On this day in history, June 26, 1945, the United Nations was formally established with the signing of the U.N. Charter in San Francisco, California.
Article 111 of the charter indicated, “The present Charter, of which the Chinese, French, Russian, English, and Spanish texts are equally authentic, shall remain deposited in the archives of the Government of the United States of America. Duly certified copies thereof shall be transmitted by that Government to the Governments of the other signatory states,” according to the National Archives.
The U.N. Charter was signed by representatives of the 50 countries attending the United Nations Conference on International Organization in San Francisco, according to the United Nations official website.
Poland, which was not represented, signed it later — becoming one of the U.N.’s original 51 member states.
The forerunner to the United Nations was the League of Nations, an organization conceived under similar circumstances after World War I, multiple sources note.
As early as 1941, the Allies proposed establishing a new international body to maintain peace in the postwar world, noted History.com.
The name “United Nations” originated when President Franklin Delano Roosevelt, in 1941, described the countries fighting against the Axis Powers (Germany, Italy and Japan) in World War II.
“The name was first used officially on Jan. 1, 1942, when 26 states joined in the Declaration by the United Nations, pledging to continue their joint war effort and not to make peace separately,” according to the National Archives.
In October 1943, the major Allied powers — Great Britain, the United States, the USSR, and China — assembled in Moscow for the Moscow Declaration.
This alliance officially stated the need for an international organization to replace the League of Nations, said History.com.
“That goal was reaffirmed at the Allied conference in Tehran in December 1943, and in August 1944 Great Britain, the United States, the USSR, and China met at the Dumbarton Oaks estate in Washington, D.C., to lay the groundwork for the United Nations,” that site also said.
The delegates “sketched out” the form of the world body over the course seven weeks, although disagreements occurred on the issues of membership and voting, it also said.
Compromise was reached by the “Big Three” — the U.S., Britain and the USSR — at the Yalta Conference in February 1945.
All countries that had adhered to the 1942 Declaration by the United Nations were invited to the United Nations founding conference, History.com noted.
As early as 1941, the Allies proposed establishing a new international body to maintain peace in the postwar world.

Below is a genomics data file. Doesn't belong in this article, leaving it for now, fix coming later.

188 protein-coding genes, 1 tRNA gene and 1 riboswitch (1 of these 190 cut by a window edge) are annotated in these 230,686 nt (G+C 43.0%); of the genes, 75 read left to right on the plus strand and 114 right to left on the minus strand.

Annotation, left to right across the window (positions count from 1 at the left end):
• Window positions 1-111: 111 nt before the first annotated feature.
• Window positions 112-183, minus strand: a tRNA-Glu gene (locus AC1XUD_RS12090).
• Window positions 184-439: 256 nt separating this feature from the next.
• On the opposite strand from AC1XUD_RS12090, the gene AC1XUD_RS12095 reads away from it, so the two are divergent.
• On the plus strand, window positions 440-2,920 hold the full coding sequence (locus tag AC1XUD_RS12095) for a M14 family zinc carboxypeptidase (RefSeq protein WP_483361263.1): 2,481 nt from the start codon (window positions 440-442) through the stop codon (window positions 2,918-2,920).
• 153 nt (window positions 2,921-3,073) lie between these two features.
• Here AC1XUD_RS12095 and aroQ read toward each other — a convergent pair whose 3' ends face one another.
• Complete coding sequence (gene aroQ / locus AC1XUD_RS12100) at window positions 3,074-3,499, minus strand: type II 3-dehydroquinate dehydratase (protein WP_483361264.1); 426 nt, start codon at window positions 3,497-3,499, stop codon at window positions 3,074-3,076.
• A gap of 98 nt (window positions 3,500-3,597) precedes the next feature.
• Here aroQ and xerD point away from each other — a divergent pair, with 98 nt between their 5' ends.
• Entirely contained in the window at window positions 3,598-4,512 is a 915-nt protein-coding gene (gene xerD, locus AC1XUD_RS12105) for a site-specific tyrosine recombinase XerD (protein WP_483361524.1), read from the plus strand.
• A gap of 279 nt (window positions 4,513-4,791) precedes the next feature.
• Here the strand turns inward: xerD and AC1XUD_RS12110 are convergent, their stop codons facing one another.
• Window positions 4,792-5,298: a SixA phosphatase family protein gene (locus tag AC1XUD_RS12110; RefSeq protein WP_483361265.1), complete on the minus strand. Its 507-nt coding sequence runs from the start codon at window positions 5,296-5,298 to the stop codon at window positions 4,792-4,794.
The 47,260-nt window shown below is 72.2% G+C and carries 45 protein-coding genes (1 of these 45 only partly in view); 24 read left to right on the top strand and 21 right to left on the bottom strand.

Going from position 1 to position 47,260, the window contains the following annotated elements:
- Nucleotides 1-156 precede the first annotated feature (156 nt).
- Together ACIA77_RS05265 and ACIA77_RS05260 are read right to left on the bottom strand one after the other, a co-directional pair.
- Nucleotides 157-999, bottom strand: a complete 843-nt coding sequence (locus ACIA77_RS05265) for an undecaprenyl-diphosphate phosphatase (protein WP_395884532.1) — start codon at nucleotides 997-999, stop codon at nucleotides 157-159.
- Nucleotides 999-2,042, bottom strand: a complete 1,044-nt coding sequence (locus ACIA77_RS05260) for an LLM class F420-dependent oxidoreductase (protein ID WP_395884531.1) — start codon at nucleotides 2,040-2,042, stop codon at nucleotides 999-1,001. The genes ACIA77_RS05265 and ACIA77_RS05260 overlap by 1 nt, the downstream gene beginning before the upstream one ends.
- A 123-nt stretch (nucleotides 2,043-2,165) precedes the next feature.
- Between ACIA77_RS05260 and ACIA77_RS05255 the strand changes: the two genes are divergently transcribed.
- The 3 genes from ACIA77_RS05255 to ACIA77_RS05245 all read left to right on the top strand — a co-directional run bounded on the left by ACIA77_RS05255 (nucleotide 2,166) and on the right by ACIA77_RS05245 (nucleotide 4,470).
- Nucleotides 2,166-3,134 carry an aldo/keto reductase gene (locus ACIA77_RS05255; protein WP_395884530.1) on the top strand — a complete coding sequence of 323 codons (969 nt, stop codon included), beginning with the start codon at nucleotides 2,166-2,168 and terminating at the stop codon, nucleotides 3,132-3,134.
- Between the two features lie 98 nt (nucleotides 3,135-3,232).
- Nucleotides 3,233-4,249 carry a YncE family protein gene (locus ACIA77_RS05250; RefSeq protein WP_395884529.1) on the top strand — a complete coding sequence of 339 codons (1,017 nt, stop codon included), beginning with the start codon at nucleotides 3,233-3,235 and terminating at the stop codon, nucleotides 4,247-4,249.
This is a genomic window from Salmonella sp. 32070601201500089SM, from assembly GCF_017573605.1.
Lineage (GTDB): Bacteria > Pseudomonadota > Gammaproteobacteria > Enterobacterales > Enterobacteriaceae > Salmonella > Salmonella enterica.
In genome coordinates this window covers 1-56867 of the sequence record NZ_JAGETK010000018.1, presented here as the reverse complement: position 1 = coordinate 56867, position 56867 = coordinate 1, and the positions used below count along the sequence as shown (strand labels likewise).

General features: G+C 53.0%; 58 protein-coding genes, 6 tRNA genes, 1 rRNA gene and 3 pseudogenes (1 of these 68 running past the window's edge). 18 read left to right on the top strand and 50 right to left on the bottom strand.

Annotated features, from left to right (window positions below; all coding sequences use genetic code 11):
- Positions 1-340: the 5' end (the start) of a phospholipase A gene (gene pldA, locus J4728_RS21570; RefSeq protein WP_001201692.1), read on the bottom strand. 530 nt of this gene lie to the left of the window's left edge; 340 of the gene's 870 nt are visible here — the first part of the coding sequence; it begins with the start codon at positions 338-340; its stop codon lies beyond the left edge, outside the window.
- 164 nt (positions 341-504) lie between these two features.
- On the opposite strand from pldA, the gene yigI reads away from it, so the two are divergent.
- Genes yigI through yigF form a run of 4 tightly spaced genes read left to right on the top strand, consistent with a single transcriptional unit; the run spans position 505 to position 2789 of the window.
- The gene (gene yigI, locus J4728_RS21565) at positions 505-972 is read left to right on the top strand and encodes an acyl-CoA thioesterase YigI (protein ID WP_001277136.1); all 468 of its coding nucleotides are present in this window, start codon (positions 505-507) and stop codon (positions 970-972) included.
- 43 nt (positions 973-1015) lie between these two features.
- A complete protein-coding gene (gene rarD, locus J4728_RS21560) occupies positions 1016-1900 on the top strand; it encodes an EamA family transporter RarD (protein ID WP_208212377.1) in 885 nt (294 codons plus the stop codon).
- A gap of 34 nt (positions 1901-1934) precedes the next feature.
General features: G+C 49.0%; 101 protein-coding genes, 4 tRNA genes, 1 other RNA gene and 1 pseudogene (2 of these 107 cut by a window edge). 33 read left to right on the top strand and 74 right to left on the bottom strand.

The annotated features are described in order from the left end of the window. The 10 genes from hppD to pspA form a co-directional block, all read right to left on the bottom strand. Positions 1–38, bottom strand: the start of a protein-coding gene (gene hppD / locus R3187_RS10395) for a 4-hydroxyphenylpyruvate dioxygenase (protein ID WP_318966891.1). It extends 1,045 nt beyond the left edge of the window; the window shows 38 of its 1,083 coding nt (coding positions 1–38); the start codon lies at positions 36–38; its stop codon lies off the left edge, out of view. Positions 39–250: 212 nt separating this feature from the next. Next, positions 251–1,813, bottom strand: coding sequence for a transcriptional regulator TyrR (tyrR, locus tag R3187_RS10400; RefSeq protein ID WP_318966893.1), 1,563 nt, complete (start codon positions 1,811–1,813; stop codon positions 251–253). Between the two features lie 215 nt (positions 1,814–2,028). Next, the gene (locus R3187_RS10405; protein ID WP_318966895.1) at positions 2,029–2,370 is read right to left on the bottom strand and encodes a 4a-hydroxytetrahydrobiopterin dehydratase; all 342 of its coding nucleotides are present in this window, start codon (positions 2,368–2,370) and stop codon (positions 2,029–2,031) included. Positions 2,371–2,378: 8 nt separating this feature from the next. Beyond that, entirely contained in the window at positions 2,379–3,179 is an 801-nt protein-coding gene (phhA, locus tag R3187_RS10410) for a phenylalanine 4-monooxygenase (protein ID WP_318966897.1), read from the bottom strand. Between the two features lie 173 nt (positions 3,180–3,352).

The goal of the San Francisco Conference, formally known as The United Nations Conference on International Organization, according to The National WWII Museum in New Orleans, was to set the foundations and establish a framework for the United Nations.
“There were 850 delegates from 50 countries at the Conference — 26 of which had signed the original 1942 Declaration of the United Nations. At the time of the conference, there was no internationally recognized Polish Government, therefore, despite being one of the original signatories of the Declaration of United Nations, Poland did not have a representative at the conference,” the same museum also said.
Poland was later admitted and allowed to be considered an original member, bringing the total number of founding member states to 51, it also notes.
At the end of the San Francisco Conference, on June 25, 1945, the Charter was unanimously adopted at the San Francisco Opera House.
The United Nations, however, did not come into existence until Oct. 24, 1945, when the governments of China, France, Great Britain, the Soviet Union, the United States and a majority of the other signatory states had ratified the charter, said the museum.
The date is annually observed as United Nations Day.
As President Truman said in 1945, the U.N. Charter is “proof that nations, like men, can state their differences, can face them, and then can find common ground on which to stand,” according to the White House’s website.
Today, nearly 200 nations are members of the United Nations General Assembly.
The main bodies of the United Nations are the General Assembly, the Security Council, the Economic and Social Council, the Trusteeship Council, the International Court of Justice and the UN Secretariat, according the U.N.’s official website.
All were established under the U.N. Charter when the organization was founded in 1945.
The work of the United Nations covers these main objectives: Maintain international peace and security, protect human rights and deliver humanitarian aid, according to United Nations official website.
The United Nations is headquartered in New York City.
The organization also has offices in Geneva, Switzerland; Nairobi, Kenya; Vienna, Austria; and The Hague in The Netherlands, where the International Court of Justice is headquartered.